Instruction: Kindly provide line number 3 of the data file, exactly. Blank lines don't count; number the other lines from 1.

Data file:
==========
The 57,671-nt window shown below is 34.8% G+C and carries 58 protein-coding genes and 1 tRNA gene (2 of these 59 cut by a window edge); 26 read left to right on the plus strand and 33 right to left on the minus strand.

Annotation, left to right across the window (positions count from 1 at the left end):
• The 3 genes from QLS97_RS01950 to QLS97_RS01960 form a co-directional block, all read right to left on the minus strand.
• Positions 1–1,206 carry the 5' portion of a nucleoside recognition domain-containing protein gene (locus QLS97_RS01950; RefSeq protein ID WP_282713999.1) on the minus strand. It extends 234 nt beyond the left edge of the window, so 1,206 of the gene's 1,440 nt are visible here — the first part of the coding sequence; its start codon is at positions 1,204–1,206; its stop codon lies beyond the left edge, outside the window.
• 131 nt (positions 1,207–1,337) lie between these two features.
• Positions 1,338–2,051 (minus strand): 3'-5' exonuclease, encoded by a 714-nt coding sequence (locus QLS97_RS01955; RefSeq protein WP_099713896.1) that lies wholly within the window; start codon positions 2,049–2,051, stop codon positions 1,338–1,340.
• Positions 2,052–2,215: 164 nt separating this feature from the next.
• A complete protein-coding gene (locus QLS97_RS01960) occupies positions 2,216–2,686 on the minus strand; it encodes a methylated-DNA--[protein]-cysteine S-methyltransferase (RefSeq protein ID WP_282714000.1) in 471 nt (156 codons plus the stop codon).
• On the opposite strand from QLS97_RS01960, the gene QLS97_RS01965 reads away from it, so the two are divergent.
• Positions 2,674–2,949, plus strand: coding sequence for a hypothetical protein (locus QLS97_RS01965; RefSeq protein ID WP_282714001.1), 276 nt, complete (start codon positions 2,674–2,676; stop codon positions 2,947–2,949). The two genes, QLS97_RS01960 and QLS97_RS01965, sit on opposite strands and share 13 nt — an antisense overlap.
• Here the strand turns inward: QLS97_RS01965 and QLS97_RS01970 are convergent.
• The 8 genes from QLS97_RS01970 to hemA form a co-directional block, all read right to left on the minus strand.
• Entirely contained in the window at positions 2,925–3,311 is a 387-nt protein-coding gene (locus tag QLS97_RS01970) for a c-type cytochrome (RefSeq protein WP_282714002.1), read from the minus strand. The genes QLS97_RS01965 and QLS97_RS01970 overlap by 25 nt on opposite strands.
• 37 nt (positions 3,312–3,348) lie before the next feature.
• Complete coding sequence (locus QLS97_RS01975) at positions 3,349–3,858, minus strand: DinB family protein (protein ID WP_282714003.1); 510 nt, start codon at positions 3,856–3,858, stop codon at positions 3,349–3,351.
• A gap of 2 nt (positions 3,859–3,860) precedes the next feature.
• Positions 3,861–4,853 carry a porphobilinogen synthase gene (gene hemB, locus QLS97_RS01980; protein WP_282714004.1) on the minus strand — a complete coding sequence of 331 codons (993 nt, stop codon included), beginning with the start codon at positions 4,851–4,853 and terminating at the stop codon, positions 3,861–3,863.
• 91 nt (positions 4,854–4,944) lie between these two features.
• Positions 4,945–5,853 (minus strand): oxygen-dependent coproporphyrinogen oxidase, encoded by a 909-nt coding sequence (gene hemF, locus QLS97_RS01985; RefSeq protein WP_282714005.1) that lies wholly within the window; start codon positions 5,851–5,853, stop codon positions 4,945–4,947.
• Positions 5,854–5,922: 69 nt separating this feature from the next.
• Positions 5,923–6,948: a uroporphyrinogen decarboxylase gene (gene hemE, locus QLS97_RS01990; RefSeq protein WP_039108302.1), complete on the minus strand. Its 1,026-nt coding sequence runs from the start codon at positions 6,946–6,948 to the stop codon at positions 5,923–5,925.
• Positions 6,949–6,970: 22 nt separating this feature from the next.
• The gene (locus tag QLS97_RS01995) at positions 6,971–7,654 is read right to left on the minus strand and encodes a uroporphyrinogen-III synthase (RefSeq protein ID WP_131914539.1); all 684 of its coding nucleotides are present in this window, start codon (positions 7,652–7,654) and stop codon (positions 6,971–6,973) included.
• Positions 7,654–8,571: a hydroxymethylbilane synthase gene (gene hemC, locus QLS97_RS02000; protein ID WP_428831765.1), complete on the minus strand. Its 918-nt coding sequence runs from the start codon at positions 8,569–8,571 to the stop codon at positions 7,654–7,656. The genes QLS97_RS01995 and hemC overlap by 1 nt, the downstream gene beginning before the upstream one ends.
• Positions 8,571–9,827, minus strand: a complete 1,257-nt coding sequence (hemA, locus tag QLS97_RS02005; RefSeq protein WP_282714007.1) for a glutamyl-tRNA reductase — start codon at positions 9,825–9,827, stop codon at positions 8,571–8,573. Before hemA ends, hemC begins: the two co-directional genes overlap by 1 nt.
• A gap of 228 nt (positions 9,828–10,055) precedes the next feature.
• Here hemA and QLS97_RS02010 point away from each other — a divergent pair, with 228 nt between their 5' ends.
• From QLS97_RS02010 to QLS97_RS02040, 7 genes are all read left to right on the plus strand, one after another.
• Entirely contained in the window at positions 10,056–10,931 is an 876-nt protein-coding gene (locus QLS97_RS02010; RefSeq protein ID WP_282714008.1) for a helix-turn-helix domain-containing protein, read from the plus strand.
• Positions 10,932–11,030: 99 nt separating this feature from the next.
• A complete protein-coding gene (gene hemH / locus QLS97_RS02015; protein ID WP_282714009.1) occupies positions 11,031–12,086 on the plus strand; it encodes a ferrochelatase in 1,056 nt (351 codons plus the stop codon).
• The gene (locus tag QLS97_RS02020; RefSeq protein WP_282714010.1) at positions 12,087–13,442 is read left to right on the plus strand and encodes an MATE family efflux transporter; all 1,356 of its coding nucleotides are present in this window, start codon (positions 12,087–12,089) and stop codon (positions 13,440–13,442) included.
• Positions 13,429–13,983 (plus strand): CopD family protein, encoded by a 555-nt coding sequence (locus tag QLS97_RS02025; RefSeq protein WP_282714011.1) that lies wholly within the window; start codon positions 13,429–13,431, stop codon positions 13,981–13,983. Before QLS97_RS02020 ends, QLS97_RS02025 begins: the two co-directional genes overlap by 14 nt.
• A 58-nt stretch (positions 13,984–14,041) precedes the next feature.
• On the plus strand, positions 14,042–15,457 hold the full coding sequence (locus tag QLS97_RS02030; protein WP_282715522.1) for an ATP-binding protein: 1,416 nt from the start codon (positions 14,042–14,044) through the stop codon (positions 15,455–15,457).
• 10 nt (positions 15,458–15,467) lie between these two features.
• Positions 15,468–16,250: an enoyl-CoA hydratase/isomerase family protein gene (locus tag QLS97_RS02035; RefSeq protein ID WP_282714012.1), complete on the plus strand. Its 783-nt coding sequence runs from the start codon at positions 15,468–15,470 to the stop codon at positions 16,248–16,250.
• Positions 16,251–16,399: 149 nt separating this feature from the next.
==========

• The 3 genes from QLS97_RS01950 to QLS97_RS01960 form a co-directional block, all read right to left on the minus strand.